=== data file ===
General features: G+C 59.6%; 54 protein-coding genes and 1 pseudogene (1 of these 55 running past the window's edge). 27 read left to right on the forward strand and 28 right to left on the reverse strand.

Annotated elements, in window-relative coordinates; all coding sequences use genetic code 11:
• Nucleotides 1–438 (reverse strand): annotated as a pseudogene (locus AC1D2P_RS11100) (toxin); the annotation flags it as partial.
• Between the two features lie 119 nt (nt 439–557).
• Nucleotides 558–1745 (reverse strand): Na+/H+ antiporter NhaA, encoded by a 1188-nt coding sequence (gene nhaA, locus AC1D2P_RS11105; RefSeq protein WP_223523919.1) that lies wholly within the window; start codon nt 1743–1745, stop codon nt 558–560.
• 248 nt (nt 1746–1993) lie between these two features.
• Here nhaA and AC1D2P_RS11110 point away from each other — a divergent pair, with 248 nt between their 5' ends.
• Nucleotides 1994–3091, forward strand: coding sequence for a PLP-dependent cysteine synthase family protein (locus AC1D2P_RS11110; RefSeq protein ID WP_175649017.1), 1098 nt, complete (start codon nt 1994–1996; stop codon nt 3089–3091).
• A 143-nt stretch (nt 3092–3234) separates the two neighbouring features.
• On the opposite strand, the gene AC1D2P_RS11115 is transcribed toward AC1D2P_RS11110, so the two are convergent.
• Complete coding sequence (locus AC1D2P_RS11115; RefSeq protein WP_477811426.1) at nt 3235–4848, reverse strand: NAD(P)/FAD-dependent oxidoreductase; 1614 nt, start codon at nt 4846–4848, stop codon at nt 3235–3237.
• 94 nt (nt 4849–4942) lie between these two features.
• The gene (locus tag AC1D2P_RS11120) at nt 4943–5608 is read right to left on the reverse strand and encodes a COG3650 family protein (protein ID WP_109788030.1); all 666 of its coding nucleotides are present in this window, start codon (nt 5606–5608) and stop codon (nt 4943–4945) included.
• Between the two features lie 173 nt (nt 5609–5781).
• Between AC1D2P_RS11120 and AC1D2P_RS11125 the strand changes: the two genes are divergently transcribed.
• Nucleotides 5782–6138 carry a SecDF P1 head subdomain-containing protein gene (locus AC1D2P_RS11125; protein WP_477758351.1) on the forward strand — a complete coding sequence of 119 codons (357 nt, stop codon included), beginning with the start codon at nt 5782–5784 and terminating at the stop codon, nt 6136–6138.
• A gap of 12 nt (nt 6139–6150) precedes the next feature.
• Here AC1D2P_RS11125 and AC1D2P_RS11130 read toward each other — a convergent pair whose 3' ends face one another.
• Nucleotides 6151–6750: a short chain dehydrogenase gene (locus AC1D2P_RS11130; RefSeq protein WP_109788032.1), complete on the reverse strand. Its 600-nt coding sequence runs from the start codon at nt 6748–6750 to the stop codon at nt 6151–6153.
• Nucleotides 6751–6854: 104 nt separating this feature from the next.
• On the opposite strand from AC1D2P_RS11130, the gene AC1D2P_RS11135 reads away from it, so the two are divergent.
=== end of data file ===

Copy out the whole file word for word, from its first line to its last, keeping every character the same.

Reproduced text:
General features: G+C 59.6%; 54 protein-coding genes and 1 pseudogene (1 of these 55 running past the window's edge). 27 read left to right on the forward strand and 28 right to left on the reverse strand.

Annotated elements, in window-relative coordinates; all coding sequences use genetic code 11:
• Nucleotides 1–438 (reverse strand): annotated as a pseudogene (locus AC1D2P_RS11100) (toxin); the annotation flags it as partial.
• Between the two features lie 119 nt (nt 439–557).
• Nucleotides 558–1745 (reverse strand): Na+/H+ antiporter NhaA, encoded by a 1188-nt coding sequence (gene nhaA, locus AC1D2P_RS11105; RefSeq protein WP_223523919.1) that lies wholly within the window; start codon nt 1743–1745, stop codon nt 558–560.
• 248 nt (nt 1746–1993) lie between these two features.
• Here nhaA and AC1D2P_RS11110 point away from each other — a divergent pair, with 248 nt between their 5' ends.
• Nucleotides 1994–3091, forward strand: coding sequence for a PLP-dependent cysteine synthase family protein (locus AC1D2P_RS11110; RefSeq protein ID WP_175649017.1), 1098 nt, complete (start codon nt 1994–1996; stop codon nt 3089–3091).
• A 143-nt stretch (nt 3092–3234) separates the two neighbouring features.
• On the opposite strand, the gene AC1D2P_RS11115 is transcribed toward AC1D2P_RS11110, so the two are convergent.
• Complete coding sequence (locus AC1D2P_RS11115; RefSeq protein WP_477811426.1) at nt 3235–4848, reverse strand: NAD(P)/FAD-dependent oxidoreductase; 1614 nt, start codon at nt 4846–4848, stop codon at nt 3235–3237.
• 94 nt (nt 4849–4942) lie between these two features.
• The gene (locus tag AC1D2P_RS11120) at nt 4943–5608 is read right to left on the reverse strand and encodes a COG3650 family protein (protein ID WP_109788030.1); all 666 of its coding nucleotides are present in this window, start codon (nt 5606–5608) and stop codon (nt 4943–4945) included.
• Between the two features lie 173 nt (nt 5609–5781).
• Between AC1D2P_RS11120 and AC1D2P_RS11125 the strand changes: the two genes are divergently transcribed.
• Nucleotides 5782–6138 carry a SecDF P1 head subdomain-containing protein gene (locus AC1D2P_RS11125; protein WP_477758351.1) on the forward strand — a complete coding sequence of 119 codons (357 nt, stop codon included), beginning with the start codon at nt 5782–5784 and terminating at the stop codon, nt 6136–6138.
• A gap of 12 nt (nt 6139–6150) precedes the next feature.
• Here AC1D2P_RS11125 and AC1D2P_RS11130 read toward each other — a convergent pair whose 3' ends face one another.
• Nucleotides 6151–6750: a short chain dehydrogenase gene (locus AC1D2P_RS11130; RefSeq protein WP_109788032.1), complete on the reverse strand. Its 600-nt coding sequence runs from the start codon at nt 6748–6750 to the stop codon at nt 6151–6153.
• Nucleotides 6751–6854: 104 nt separating this feature from the next.
• On the opposite strand from AC1D2P_RS11130, the gene AC1D2P_RS11135 reads away from it, so the two are divergent.